The Masque of Weaponry

Ian Patterson

‘Private armament firms, no matter how reputable and incorrupt, depend for their prosperity on the perpetual exasperation of international fears and suspicions … they thrive upon war scares, and they must have occasional wars.’ So concluded The Secret International, an influential pamphlet published in the early 1930s by the Union of Democratic Control. The international arms trade is no less a force for 'exasperation' now than it was then, and in Britain, as in most countries with a remunerative arms sector, it has become an adjunct of government. Britain's defence industry used to put out its wares for international consumption every year, either in Portsmouth or Aldershot, as a government-to-government trade exhibition, under the auspices of the Royal Navy or the British Army. In the 1990s the arms show was outsourced: Defence and Security Equipment International is now run by Clarion Events, 'a successful, dynamic and creative business' in Surrey. And business is booming.

Martin Thom’s recent pamphlet Fair is a poetic counterblast to the ‘bloody traffic’, as Fenner Brockway called it. The poem was written last year, as preparations for DSEI's biennial arms fair were under way at ExCel London, in Docklands. It is a remarkable poem from a tiny publisher and deserves a wider readership than short, under-advertised pamphlets of this kind can normally expect.

Fair is too poised and sure of itself to be a rant: a nuanced, lyrical satire that imagines the spirits of earlier radicals returning to observe the current state of play in Britain:

… And what would Hone and Cruikshank do
With this dismal heartless crew?
And Shelley from the deep returned
To walk again in poetry
What would Shelley find to say
Of murder met with on his way?

The poem goes on to evoke the shades of Eldon, Sidmouth and Castlereagh, the allegorical embodiments of Fraud, Hypocrisy and Murder in The Masque of Anarchy, while sketching parallels with Liam Fox, Amber Rudd and the Privy Council. If anything has changed since Shelley wrote the poem, it is the scale of the damage over which recent incumbents preside and the geographical distances at which they project British arms sales. Shelley's poem was composed ‘in a torrent of indignation’ in response to news of the Peterloo Massacre in 1819. Fair proposes that we renew that indignation at the British arms industry’s role in Yemen, and extend our solidarity to the large numbers of migrants displaced by the spread of hi-tech weapons.

Fair’s homage to Shelley suggests that poets who wish to address death, money and power – engulfing, dangerous themes for poetry – find few guidelines in the work of their British contemporaries and may have to fall back on their precursors, in whatever language. (Thom is a translator from Italian, including Leopardi's Zibaldone, and French, including Pleasure and Being by the Franco-Egyptian psychoanalyst Moustapha Safouan). Fair strays wide of Shelley’s quatrains, two rhyming couplets apiece. Thom's rhyme is more supple. His four-stress lines, undivided by stanzas, give shape and structure to a complex range of associations running through the poem as a loosely organised and looping music. At roughly 320 lines the poem is shorter than The Masque of Anarchy, but it opens up an impressive geographical and historical extent. Against ‘the Few, the Good, the Great/In ermine gowns … Hot-desking in the murderous air’, Thom invokes non-Western traditions of music and verse that speak of ordinary lives, always adjourned by war and poverty, and pull them into poem.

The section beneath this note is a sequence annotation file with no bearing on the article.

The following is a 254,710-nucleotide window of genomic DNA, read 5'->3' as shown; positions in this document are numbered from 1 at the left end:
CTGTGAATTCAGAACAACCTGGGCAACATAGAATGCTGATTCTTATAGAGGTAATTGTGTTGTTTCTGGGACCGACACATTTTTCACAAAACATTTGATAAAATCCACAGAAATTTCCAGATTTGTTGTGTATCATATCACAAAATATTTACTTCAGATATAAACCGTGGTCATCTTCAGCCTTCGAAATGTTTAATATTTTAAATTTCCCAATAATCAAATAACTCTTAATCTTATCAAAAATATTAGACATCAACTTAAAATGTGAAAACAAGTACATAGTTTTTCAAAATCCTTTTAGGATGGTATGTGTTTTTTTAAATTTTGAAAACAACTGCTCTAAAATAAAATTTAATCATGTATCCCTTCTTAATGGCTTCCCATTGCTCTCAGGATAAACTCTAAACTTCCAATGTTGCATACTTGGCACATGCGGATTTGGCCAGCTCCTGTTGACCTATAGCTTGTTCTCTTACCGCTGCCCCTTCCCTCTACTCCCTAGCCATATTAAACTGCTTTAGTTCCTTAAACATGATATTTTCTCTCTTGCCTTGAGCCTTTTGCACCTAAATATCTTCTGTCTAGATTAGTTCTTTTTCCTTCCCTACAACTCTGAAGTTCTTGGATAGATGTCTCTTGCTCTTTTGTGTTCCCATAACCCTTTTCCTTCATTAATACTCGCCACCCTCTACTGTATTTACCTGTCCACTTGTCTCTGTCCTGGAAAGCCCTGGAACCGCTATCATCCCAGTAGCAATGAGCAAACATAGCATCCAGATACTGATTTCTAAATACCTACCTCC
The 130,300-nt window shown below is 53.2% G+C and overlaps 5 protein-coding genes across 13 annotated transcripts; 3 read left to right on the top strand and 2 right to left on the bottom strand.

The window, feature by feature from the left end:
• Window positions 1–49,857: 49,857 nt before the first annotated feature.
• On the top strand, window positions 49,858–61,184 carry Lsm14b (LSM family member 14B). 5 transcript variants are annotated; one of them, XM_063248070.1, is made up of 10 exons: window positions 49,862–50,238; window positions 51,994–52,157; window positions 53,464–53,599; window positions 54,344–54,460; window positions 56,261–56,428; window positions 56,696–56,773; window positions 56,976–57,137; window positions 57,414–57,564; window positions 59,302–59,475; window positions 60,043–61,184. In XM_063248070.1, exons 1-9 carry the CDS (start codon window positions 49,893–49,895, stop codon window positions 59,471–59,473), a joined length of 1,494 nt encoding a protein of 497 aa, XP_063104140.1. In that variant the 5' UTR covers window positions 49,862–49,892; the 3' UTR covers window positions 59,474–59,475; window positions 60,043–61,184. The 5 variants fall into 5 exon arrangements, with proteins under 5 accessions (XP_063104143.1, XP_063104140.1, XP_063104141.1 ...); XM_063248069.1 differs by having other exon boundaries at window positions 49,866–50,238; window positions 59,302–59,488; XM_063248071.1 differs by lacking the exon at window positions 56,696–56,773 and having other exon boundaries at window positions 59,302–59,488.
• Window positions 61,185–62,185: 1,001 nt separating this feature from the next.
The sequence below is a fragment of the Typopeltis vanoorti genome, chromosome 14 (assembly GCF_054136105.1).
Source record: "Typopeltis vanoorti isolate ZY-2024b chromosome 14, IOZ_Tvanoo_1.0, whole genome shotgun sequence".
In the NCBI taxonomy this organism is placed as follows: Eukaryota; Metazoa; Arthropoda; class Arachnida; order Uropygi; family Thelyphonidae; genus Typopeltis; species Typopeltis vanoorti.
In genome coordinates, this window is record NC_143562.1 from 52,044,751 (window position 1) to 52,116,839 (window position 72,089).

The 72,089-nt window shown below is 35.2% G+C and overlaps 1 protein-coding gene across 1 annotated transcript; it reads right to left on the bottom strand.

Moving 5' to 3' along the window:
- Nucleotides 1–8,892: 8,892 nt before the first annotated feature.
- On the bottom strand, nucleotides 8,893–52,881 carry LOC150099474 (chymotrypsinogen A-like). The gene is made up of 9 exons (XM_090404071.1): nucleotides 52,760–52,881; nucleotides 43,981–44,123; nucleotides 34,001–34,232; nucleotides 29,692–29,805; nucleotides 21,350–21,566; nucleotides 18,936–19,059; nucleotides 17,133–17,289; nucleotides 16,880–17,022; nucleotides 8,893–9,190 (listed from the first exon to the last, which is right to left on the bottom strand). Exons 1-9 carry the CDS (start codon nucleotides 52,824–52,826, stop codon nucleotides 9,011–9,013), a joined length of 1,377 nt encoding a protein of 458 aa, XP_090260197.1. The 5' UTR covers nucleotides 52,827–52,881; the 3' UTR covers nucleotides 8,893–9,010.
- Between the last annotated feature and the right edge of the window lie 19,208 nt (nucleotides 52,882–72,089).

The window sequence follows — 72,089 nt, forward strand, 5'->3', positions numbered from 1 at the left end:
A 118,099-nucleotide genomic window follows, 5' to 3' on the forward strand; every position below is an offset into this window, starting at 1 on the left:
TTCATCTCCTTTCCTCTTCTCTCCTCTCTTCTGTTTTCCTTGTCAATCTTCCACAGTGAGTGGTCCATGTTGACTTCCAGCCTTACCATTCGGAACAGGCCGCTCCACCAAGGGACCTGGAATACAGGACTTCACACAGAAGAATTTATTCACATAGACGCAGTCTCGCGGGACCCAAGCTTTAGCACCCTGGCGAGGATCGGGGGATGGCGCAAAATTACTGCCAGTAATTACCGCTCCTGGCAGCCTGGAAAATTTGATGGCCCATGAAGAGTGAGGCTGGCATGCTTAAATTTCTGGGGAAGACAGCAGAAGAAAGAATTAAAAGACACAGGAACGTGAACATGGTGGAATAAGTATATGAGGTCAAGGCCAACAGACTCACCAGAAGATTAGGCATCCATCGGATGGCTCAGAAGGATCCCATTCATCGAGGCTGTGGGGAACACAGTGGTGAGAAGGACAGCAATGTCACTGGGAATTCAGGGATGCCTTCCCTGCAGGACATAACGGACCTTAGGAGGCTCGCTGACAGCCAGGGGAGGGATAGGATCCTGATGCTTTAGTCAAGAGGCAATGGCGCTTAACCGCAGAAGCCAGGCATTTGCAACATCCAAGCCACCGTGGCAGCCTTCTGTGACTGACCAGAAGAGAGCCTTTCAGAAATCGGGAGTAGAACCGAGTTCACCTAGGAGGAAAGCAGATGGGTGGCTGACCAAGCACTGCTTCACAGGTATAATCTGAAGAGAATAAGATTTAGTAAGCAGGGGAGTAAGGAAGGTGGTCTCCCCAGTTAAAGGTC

The cultures of Yemen, Eastern Europe and other 'source areas' of people crossing borders are brought together in an internationalist polyphony, from the journey on the N89 bus of a migrant night cleaner in London or the revolt of indigo farmers in Bengal in the 1850s to a semi-mythic ‘weaver in her sleeping room/Who woken and unwoven strews/On seven seas her deepest blues’. English and Transylvanian folk music, the songs of Oum Kalsoum, the 'nightingale of the Nile', and Virgil's Eclogues are sampled: the sound montage rises through a stifling pile of football shirts in an Oxfam triage centre: 'Gunners, Hammers, Glovers, Hatters/Linnets and Canaries run/In rayon, lycra, polyester/sorted for dead children.' (Baudelaire's poem 'Le vin des chiffonniers' is not the only reference here: football fans may recognise Norwich City as the 'canaries' and Runcorn FC, last spotted in 2006, as the 'linnets'.)

The arms fair in Docklands is never far away and neither is Shelley:

Now Fallon and the grinning Fox
Courier ethics to the Docks
And virtue's mask to tyranny,
To puppet, marionette, fantoche
Taser, manacle and cosh
By Cayman brass-plate devilry

As Thom marshals his argument, his 'masque of war' is distended grotesquely across time, lowering over the poem, as the regulars and volunteers who rode down the Peterloo demonstrators become today’s ‘raybanned headphoned hawk-men’ turning human beings ‘to chalk and blood and nothing known’:

… Anarchy the Skeleton
Still works the bellows and the drone
And the keys are rattling still
On the instrument of Hell

The spirit of Shelley has become the field-recorder of a long and terrible lament, using old sound technologies to store his archive

On the Cylinder of the Just
In crystal air
As mothers mourn in broken squares
Of cities far beyond the counting
The desaparecidos of the Fair that
Syllables may not restore.

Shelley brings the poem to a close, walking off into a future of war and ruin. He shakes his hat at the night sky and ‘lost to mortal sight once more/Is gone into the sulphurous rain.’